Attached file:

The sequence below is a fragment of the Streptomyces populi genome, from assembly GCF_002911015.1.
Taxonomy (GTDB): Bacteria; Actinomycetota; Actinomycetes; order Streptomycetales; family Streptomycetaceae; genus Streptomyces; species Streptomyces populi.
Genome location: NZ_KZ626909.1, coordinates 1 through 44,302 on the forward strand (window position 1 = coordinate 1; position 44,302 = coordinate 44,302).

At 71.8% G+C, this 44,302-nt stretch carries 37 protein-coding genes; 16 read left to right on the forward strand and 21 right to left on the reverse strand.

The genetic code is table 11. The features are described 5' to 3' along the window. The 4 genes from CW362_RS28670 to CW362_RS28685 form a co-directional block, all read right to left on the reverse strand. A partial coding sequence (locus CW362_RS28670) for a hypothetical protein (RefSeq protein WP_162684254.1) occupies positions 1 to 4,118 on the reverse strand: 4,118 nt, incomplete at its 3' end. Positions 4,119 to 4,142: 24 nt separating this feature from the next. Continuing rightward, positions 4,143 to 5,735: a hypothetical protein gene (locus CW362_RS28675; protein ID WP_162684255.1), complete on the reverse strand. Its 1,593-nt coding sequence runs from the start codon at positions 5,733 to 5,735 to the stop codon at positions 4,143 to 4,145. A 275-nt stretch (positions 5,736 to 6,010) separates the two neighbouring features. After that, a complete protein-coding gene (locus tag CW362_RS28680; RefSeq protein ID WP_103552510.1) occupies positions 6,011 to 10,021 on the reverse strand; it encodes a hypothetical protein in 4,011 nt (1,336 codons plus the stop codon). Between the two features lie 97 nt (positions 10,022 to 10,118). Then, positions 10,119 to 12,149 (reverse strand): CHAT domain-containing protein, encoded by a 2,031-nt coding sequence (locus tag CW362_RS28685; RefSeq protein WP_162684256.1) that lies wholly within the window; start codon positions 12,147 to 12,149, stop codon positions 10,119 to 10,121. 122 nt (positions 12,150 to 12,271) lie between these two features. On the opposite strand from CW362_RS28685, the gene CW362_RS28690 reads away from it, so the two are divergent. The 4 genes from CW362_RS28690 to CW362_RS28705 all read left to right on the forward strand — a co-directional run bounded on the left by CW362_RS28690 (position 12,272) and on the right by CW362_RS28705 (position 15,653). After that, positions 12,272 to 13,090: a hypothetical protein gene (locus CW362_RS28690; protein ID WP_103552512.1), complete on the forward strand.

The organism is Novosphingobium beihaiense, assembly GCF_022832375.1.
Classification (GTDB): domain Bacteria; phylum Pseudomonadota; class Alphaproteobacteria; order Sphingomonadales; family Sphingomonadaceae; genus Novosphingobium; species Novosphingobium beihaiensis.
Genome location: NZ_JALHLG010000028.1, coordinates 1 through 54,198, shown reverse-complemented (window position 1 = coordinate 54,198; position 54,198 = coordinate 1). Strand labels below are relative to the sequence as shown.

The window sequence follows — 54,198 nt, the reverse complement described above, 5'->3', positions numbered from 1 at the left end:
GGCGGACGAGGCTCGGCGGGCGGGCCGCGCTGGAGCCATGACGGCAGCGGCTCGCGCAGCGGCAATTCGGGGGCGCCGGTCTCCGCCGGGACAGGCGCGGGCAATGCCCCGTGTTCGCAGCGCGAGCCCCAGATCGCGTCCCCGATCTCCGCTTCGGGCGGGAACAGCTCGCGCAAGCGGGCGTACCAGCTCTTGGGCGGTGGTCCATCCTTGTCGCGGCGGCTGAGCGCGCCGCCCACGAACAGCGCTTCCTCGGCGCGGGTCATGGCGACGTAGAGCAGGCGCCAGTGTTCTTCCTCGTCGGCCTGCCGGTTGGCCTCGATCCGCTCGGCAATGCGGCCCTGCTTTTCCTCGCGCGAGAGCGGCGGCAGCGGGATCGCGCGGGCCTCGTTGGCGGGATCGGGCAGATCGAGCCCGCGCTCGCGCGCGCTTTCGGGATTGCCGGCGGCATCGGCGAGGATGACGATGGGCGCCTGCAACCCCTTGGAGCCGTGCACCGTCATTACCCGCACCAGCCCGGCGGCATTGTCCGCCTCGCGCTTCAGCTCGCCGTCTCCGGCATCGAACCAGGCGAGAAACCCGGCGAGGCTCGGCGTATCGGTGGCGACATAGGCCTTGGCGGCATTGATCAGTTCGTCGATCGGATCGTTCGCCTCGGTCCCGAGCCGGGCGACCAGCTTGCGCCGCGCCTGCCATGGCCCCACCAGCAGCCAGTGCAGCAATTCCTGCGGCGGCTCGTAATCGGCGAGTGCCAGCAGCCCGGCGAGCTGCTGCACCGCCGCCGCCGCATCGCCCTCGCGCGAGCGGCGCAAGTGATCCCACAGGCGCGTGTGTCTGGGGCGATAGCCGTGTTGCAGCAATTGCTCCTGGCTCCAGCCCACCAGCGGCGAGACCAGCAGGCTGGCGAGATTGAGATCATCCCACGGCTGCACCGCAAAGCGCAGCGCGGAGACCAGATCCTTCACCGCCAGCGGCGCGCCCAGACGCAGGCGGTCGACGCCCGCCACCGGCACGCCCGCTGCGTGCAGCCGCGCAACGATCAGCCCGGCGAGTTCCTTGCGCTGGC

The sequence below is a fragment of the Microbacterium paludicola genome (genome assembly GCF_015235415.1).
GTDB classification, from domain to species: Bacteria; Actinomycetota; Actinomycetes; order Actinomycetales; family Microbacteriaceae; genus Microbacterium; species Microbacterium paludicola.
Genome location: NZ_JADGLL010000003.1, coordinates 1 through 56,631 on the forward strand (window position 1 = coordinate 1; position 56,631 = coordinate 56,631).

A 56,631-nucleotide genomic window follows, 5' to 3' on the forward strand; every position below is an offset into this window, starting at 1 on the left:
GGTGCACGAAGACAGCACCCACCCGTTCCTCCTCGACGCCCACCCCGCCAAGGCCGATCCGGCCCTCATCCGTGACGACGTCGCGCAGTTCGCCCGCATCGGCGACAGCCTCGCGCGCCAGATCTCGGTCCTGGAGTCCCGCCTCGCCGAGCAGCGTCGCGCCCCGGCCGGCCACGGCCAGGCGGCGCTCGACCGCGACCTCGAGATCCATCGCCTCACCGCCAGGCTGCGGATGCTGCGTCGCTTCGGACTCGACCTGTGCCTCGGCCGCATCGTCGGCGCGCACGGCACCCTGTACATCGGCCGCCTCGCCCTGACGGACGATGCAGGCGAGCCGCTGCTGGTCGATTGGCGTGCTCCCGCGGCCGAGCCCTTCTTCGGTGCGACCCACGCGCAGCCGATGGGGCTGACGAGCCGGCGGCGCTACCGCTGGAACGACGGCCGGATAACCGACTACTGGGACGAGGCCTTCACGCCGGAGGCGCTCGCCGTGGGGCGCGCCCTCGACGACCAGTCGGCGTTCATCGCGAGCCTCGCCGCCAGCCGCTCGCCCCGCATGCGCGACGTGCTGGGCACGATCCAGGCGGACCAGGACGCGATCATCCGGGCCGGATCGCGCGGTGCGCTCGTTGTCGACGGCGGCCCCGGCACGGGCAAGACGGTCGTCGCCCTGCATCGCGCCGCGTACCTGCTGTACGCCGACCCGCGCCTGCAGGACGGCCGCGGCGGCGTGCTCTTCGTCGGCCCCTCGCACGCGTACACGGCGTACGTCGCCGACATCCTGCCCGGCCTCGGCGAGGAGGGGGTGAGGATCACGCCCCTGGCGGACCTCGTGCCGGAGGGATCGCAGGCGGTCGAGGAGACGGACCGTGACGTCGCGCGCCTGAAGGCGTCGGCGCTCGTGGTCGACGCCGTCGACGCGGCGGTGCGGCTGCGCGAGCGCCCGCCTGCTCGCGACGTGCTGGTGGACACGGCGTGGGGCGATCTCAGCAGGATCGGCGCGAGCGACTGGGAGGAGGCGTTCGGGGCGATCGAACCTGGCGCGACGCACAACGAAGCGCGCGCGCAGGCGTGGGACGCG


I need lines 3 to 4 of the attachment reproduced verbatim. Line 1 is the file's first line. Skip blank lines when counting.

Genome location: NZ_KZ626909.1, coordinates 1 through 44,302 on the forward strand (window position 1 = coordinate 1; position 44,302 = coordinate 44,302).

At 71.8% G+C, this 44,302-nt stretch carries 37 protein-coding genes; 16 read left to right on the forward strand and 21 right to left on the reverse strand.